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I took but did not use sunscreen or bug spray.  My daily moisturizer includes sunscreen for my face, and I was wearing pants and at least partial sleeves the whole trip for the most part, so nothing else was necessary.  We had no issues with bugs during our 2 weeks in June 2019.  Neither on the cruise excursions or the land tour.  

 

What we took that we really did need was every layer possible to be warm enough to be outside on Glacier Bay day.  It is windy, it is very cold, but it is amazing, so you want to be able to be bundled up enough to stay outside.  I had on a long sleeve athletic shirt, cuddle duds long sleeve fleece shirt and leggings, knit yoga pants, fleece vest, fleece jacket, light wind breaker/rain jacket, gloves, and a scarf to cover my ears.  I needed every single piece i had on.  I barely used most of that stuff the rest of the trip because the weather was fantastic for our whole trip, but that day I was glad I had packed all those layers.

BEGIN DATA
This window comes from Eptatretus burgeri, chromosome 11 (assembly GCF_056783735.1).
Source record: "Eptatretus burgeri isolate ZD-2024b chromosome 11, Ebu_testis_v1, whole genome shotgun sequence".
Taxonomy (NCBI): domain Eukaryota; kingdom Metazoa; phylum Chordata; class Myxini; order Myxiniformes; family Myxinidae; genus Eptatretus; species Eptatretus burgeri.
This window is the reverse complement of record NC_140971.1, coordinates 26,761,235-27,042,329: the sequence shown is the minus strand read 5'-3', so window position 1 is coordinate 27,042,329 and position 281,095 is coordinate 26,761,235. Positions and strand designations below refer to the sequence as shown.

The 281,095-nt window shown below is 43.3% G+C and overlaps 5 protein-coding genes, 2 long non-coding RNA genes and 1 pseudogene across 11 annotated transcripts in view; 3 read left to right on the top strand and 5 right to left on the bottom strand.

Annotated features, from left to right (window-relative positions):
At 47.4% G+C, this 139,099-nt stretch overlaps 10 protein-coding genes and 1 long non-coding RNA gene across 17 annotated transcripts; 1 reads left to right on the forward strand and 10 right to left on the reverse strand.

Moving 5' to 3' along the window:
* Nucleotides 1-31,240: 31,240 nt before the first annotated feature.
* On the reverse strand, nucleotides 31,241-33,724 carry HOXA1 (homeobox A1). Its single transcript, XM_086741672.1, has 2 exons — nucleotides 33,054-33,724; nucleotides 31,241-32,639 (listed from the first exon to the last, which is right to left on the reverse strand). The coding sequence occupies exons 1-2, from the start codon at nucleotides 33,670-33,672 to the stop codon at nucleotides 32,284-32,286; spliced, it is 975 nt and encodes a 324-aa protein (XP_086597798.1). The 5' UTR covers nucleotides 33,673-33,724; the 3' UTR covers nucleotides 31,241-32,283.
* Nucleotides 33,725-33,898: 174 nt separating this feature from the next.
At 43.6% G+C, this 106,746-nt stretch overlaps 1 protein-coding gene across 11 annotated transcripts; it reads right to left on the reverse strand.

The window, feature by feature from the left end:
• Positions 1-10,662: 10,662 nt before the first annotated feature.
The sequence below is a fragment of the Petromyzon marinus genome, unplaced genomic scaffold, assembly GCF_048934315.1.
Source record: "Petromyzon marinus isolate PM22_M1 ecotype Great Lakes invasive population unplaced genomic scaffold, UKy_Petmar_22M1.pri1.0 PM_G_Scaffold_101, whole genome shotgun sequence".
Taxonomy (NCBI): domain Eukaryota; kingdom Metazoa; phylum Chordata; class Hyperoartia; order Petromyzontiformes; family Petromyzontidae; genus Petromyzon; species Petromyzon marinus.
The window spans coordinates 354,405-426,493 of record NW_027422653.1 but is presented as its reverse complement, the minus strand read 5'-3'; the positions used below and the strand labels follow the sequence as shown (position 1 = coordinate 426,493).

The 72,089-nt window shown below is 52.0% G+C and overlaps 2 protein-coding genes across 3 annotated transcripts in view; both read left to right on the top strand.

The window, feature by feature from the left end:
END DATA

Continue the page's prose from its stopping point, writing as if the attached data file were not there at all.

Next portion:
The most important thing I took for the whole trip was a really good pair of binoculars.  There were so many things I would not have been able to see without them, and I took them everywhere with me except to dinner and a show!

 

 

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On 11/14/2019 at 4:56 PM, SightCRR said:

Since almost all of your trip will be in daylight take some bread closures or something to keep the blinds closed unless you are in an interior room. 

 

I used to bring potato chip bag clips but now just use the clips on the pants hangers in my stateroom closet.  These clips are quite strong and can be pulled wider apart to give a great hold on your stateroom curtains.

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Much obliged for all your suggestions  & recommendations, especially from so many of you who were there.